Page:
She fell for an online piano scam. A cautionary tale…

The purchase of a piano is often the largest single musical investment a person or family will make in a lifetime, and choosing the right instrument from a reputable business with longevity, a track record of excellence in service after the sale, and many decades of combined expertise in their professional staff (not to mention the quality of products they offer) will make all the difference in the world.

Here is a sad, cautionary tale via

“I had the surprise planned out. The moment our new au pair arrived at our house, I would pull the dust sheet off his welcome gift and say, “Ta-da!” His jaw would drop at the sight of a Steinway baby grand piano. 

One of the reasons I’d hired our au pair — aside from him being an experienced babysitter — was his musical talent. He was a classically trained pianist from the Czech Republic. The video on his application showed him sweeping back the tails of his tuxedo and playing a grand piano.

I saw him teaching our kids how to play. I imagined him entertaining our friends with an impromptu performance or two.

We couldn’t afford a new piano. I appealed for a secondhand model on the neighborhood-networking site Nextdoor.  A few people sent me photos of their “well-loved” — and, dare I say, ugly — pianos. They were literally on their last legs. It wouldn’t have been worth my while paying the exorbitant moving costs.

I couldn’t believe my luck when I spotted the ‘free piano’

I found a decent-looking upright Yamaha on Craigslist. But it cost $5,800 — plus an estimated $1,250 relocation fee.

So I couldn’t believe my luck when I spotted an ad on Facebook Marketplace for a gleaming baby grand piano by Steinway & Sons. Not only is Steinway the Lamborghini of pianos — John Lennon played an exquisite white Steinway in the video for “Imagine” — but the piano was free.

I messaged the seller. “Yes, it’s still available,” they said. They told me that they were acting on behalf of their sister, Joyce Ehle, a recently widowed doctor who was downsizing. I sent her an email.

She replied the next day. “I’m hoping to give it out to someone who is a passionate lover of the instrument,” Ehle wrote. “It’s currently going to be with the movers I employed to move my properties from my house which is it’s on the move,” she added. I failed to notice her poor grammar. “If you really don’t mind making new arrangements with the movers, I can attempt to get in touch with them to reroute it,” she went on. “This should not attract too many charges since the distance can be recovered within a day or two.”

I saw a photo of the dismantled piano, seemingly in transit

Things moved fast. Ehle sent a link to the freight company and her order number. She said to communicate with them via online chat. The only favor she wanted in return, she said, was a photo of her husband’s piano in its new home.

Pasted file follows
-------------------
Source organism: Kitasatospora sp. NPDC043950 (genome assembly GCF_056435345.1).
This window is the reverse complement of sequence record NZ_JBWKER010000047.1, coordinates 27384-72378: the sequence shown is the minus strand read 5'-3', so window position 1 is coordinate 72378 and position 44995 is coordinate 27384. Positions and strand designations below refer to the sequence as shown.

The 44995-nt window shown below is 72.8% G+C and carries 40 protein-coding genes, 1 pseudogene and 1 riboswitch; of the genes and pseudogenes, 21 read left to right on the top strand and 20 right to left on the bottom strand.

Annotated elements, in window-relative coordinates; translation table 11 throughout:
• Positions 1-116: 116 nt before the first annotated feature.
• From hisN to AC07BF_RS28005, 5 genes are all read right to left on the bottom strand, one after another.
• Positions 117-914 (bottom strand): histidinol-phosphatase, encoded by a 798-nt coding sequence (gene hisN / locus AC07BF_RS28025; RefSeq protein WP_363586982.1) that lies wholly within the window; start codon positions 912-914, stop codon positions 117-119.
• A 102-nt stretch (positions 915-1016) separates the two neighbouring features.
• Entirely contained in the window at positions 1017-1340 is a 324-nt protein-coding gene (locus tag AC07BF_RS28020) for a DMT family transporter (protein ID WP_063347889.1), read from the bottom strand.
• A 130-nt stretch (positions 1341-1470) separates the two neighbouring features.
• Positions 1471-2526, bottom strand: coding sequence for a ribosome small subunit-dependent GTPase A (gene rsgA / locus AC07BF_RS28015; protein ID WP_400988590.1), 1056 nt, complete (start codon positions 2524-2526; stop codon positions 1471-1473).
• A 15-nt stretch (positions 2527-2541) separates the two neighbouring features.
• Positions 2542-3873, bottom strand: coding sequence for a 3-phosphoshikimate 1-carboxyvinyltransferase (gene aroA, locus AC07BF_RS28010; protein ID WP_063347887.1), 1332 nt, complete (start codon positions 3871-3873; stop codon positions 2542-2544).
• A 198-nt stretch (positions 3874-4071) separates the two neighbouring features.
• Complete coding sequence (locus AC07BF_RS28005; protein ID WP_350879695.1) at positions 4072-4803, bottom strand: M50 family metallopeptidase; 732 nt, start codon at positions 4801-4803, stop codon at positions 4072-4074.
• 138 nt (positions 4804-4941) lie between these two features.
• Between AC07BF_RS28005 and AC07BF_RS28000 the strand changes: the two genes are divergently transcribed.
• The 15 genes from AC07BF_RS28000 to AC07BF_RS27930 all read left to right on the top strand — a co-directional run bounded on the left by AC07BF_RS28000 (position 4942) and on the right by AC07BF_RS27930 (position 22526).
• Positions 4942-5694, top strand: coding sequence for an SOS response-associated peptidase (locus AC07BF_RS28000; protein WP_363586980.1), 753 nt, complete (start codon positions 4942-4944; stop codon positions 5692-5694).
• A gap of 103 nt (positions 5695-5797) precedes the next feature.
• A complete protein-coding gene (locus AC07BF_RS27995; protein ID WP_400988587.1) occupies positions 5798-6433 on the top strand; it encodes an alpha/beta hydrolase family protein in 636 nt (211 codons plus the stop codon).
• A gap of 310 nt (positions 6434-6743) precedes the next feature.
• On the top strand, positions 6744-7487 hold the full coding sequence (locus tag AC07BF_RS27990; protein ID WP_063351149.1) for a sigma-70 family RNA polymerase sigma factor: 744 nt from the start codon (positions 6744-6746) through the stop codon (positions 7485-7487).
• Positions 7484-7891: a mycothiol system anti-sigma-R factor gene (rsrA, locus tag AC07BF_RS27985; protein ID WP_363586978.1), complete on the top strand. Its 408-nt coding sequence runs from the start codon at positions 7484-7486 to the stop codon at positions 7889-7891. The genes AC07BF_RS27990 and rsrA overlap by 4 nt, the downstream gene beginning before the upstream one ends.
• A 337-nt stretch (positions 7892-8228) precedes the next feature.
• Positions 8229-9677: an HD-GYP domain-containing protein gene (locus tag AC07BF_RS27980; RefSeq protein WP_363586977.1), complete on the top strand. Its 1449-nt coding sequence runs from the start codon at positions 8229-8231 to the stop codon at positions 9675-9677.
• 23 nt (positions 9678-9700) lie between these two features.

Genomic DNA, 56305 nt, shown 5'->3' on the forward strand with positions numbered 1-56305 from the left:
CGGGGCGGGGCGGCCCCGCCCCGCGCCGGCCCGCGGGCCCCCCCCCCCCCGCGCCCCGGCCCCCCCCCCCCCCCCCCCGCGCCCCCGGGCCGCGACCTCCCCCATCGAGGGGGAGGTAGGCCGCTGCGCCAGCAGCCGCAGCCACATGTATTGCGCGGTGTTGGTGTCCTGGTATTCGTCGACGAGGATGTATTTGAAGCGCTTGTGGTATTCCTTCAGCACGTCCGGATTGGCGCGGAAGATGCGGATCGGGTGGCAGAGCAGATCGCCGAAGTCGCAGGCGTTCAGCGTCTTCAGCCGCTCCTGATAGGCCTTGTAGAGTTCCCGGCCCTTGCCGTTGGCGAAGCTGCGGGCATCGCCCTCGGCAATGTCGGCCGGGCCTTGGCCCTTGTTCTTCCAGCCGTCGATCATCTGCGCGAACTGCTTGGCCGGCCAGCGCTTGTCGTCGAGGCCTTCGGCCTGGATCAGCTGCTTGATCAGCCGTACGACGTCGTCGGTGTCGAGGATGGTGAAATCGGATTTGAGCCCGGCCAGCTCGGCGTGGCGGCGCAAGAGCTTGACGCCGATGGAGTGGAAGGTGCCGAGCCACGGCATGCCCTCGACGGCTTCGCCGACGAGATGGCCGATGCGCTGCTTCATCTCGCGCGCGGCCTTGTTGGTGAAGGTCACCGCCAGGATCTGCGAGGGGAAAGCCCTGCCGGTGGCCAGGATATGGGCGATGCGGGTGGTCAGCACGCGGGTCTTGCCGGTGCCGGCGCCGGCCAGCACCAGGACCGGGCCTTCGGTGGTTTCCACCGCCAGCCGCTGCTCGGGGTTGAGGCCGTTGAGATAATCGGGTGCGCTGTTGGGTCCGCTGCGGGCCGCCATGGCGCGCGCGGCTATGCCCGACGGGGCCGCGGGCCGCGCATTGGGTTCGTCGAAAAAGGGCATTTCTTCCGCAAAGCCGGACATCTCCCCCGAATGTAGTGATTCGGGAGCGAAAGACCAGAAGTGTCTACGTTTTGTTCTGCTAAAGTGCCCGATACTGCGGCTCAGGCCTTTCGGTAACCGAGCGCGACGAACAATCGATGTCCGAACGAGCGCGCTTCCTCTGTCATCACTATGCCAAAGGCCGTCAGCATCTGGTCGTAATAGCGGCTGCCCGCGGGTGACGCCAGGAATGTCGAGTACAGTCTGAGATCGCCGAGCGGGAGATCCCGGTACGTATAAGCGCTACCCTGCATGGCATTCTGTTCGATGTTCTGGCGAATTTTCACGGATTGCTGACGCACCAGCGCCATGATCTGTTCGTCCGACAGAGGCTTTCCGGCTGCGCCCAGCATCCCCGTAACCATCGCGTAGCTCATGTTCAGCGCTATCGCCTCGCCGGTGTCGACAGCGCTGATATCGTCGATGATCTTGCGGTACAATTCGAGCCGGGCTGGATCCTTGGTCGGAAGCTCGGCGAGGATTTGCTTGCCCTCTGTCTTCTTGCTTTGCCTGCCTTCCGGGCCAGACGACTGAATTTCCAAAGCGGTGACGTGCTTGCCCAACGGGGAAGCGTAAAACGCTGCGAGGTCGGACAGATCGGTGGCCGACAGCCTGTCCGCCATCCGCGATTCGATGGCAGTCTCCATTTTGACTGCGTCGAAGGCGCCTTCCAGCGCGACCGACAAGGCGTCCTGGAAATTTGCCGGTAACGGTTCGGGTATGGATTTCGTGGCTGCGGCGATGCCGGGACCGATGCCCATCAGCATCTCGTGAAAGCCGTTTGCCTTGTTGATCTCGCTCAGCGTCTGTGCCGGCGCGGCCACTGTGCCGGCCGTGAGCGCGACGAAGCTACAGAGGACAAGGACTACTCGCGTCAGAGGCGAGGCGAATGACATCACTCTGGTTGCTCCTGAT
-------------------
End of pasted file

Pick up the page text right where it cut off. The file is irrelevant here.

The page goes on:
The website of the freight company looked professional enough. I typed Ehle’s order number into the chat and asked about the reroute.  They sent a photo of a disassembled piano inside a shipping container. It was wrapped in packaging material, but I could see the outline of the lid of a piano. I wrote my name, address, and telephone number into the chat. The operator set the delivery for a week later.

A photo of a seemingly dismantled piano wrapped in paper inside a moving crate.
The “freight company” sent this photograph of the supposed piano in transit. 

I followed the instructions, sending the agreed $340 moving fee via PayPal. The payee was a Yahoo address. They wanted a screenshot of the transaction. I sent a thank-you email to Ehle, assuring her that the piano would be in good hands.

I couldn’t wait for my bargain Steinway to arrive. I hadn’t figured out where to put it yet. “It’s going to be tight,” I thought. “But it’ll fit somewhere.”

Two days before the expected delivery, I received an email from the freight company. They apologized for the late notice, but there was an extra charge. They said the owner had failed to complete some paperwork in time. I was liable for an “interstate fee” of $370. If I didn’t pay by Zelle, the delivery of the piano would be canceled.

I realized I’d been scammed 

I thought about contacting Ehle. “Maybe it’s not too late for you to sign the paperwork,” I planned to tell her. Then I felt guilty. It would be heartless to pester a grieving widow. The total cost of the piano may have increased to $710, I thought, “But it’s still a pretty good deal.”

I went to sleep without paying the $370, thinking I’d Zelle it the following day. But I tossed and turned. Around 3 a.m., I sat bolt upright in bed. I thought about the “interstate fee” — something I’d never heard of before. I’d never spoken to anyone on the phone about the piano. The arrangements had been made either by email or chat. “It’s a dirty, rotten scam,” I thought.

I got up and Googled “grand piano scam.” There were dozens of hits with titles like “Avoid Baby Grand Giveaways” and “Don’t fall for the Grand Piano Scam.” The warnings were all over media, consumer, and police websites. I read some lengthy Reddit threads. I was the victim of a sophisticated con which, judging by the dates of the reports, had become increasingly common in recent months.